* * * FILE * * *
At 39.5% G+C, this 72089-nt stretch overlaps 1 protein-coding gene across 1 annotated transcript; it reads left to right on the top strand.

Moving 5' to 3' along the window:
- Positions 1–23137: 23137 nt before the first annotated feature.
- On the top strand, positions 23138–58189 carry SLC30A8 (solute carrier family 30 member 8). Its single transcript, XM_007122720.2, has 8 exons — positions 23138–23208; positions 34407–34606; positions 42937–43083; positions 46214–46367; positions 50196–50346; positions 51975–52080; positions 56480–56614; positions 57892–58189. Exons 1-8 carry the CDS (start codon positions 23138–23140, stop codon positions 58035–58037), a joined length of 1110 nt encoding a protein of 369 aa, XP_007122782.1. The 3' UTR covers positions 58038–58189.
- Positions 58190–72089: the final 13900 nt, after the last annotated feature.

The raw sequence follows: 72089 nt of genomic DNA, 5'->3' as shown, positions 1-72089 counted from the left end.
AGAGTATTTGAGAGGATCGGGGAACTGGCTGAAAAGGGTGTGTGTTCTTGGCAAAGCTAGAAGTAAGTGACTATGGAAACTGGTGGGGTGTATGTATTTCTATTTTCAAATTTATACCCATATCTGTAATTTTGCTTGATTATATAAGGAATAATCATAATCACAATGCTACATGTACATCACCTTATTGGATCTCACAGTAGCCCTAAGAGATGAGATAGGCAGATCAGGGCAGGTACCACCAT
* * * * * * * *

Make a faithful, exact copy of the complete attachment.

At 39.5% G+C, this 72089-nt stretch overlaps 1 protein-coding gene across 1 annotated transcript; it reads left to right on the top strand.

Moving 5' to 3' along the window:
- Positions 1–23137: 23137 nt before the first annotated feature.
- On the top strand, positions 23138–58189 carry SLC30A8 (solute carrier family 30 member 8). Its single transcript, XM_007122720.2, has 8 exons — positions 23138–23208; positions 34407–34606; positions 42937–43083; positions 46214–46367; positions 50196–50346; positions 51975–52080; positions 56480–56614; positions 57892–58189. Exons 1-8 carry the CDS (start codon positions 23138–23140, stop codon positions 58035–58037), a joined length of 1110 nt encoding a protein of 369 aa, XP_007122782.1. The 3' UTR covers positions 58038–58189.
- Positions 58190–72089: the final 13900 nt, after the last annotated feature.

The raw sequence follows: 72089 nt of genomic DNA, 5'->3' as shown, positions 1-72089 counted from the left end.
AGAGTATTTGAGAGGATCGGGGAACTGGCTGAAAAGGGTGTGTGTTCTTGGCAAAGCTAGAAGTAAGTGACTATGGAAACTGGTGGGGTGTATGTATTTCTATTTTCAAATTTATACCCATATCTGTAATTTTGCTTGATTATATAAGGAATAATCATAATCACAATGCTACATGTACATCACCTTATTGGATCTCACAGTAGCCCTAAGAGATGAGATAGGCAGATCAGGGCAGGTACCACCAT